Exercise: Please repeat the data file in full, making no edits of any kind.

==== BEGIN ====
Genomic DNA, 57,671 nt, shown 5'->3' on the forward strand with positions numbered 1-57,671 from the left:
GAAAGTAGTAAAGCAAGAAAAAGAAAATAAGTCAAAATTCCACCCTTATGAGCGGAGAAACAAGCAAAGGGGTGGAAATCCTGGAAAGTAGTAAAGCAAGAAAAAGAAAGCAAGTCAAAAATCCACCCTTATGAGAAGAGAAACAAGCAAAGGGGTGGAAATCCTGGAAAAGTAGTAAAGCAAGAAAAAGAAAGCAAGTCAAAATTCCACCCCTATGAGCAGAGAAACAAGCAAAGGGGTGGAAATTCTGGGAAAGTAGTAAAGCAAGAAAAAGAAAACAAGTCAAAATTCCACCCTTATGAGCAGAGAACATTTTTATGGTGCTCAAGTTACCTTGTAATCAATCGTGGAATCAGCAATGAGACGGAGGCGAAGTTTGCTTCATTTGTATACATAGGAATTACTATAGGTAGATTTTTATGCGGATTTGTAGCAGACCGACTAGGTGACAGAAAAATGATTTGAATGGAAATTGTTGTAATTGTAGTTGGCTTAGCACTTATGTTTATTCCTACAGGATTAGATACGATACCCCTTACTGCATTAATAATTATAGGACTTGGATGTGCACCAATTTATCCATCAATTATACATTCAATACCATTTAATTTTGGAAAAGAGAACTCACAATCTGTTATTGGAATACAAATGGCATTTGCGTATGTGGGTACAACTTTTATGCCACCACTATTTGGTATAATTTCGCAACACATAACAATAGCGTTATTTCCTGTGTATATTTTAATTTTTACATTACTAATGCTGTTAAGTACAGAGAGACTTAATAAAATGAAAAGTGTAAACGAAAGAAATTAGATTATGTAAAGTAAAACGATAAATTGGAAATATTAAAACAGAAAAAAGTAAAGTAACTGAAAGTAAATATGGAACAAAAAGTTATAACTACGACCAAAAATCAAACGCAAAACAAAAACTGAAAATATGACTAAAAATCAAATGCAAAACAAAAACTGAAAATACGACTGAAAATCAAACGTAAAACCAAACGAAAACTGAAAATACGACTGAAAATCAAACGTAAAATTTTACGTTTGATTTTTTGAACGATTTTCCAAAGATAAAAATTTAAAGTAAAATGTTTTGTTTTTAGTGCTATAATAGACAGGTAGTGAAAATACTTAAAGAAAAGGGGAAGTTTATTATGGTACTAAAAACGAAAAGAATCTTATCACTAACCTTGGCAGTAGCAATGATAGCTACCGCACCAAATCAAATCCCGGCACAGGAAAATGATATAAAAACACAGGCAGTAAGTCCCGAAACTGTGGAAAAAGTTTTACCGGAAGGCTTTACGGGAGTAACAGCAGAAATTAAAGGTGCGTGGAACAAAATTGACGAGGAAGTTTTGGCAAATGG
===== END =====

Genomic DNA, 57,671 nt, shown 5'->3' on the forward strand with positions numbered 1-57,671 from the left:
GAAAGTAGTAAAGCAAGAAAAAGAAAATAAGTCAAAATTCCACCCTTATGAGCGGAGAAACAAGCAAAGGGGTGGAAATCCTGGAAAGTAGTAAAGCAAGAAAAAGAAAGCAAGTCAAAAATCCACCCTTATGAGAAGAGAAACAAGCAAAGGGGTGGAAATCCTGGAAAAGTAGTAAAGCAAGAAAAAGAAAGCAAGTCAAAATTCCACCCCTATGAGCAGAGAAACAAGCAAAGGGGTGGAAATTCTGGGAAAGTAGTAAAGCAAGAAAAAGAAAACAAGTCAAAATTCCACCCTTATGAGCAGAGAACATTTTTATGGTGCTCAAGTTACCTTGTAATCAATCGTGGAATCAGCAATGAGACGGAGGCGAAGTTTGCTTCATTTGTATACATAGGAATTACTATAGGTAGATTTTTATGCGGATTTGTAGCAGACCGACTAGGTGACAGAAAAATGATTTGAATGGAAATTGTTGTAATTGTAGTTGGCTTAGCACTTATGTTTATTCCTACAGGATTAGATACGATACCCCTTACTGCATTAATAATTATAGGACTTGGATGTGCACCAATTTATCCATCAATTATACATTCAATACCATTTAATTTTGGAAAAGAGAACTCACAATCTGTTATTGGAATACAAATGGCATTTGCGTATGTGGGTACAACTTTTATGCCACCACTATTTGGTATAATTTCGCAACACATAACAATAGCGTTATTTCCTGTGTATATTTTAATTTTTACATTACTAATGCTGTTAAGTACAGAGAGACTTAATAAAATGAAAAGTGTAAACGAAAGAAATTAGATTATGTAAAGTAAAACGATAAATTGGAAATATTAAAACAGAAAAAAGTAAAGTAACTGAAAGTAAATATGGAACAAAAAGTTATAACTACGACCAAAAATCAAACGCAAAACAAAAACTGAAAATATGACTAAAAATCAAATGCAAAACAAAAACTGAAAATACGACTGAAAATCAAACGTAAAACCAAACGAAAACTGAAAATACGACTGAAAATCAAACGTAAAATTTTACGTTTGATTTTTTGAACGATTTTCCAAAGATAAAAATTTAAAGTAAAATGTTTTGTTTTTAGTGCTATAATAGACAGGTAGTGAAAATACTTAAAGAAAAGGGGAAGTTTATTATGGTACTAAAAACGAAAAGAATCTTATCACTAACCTTGGCAGTAGCAATGATAGCTACCGCACCAAATCAAATCCCGGCACAGGAAAATGATATAAAAACACAGGCAGTAAGTCCCGAAACTGTGGAAAAAGTTTTACCGGAAGGCTTTACGGGAGTAACAGCAGAAATTAAAGGTGCGTGGAACAAAATTGACGAGGAAGTTTTGGCAAATGG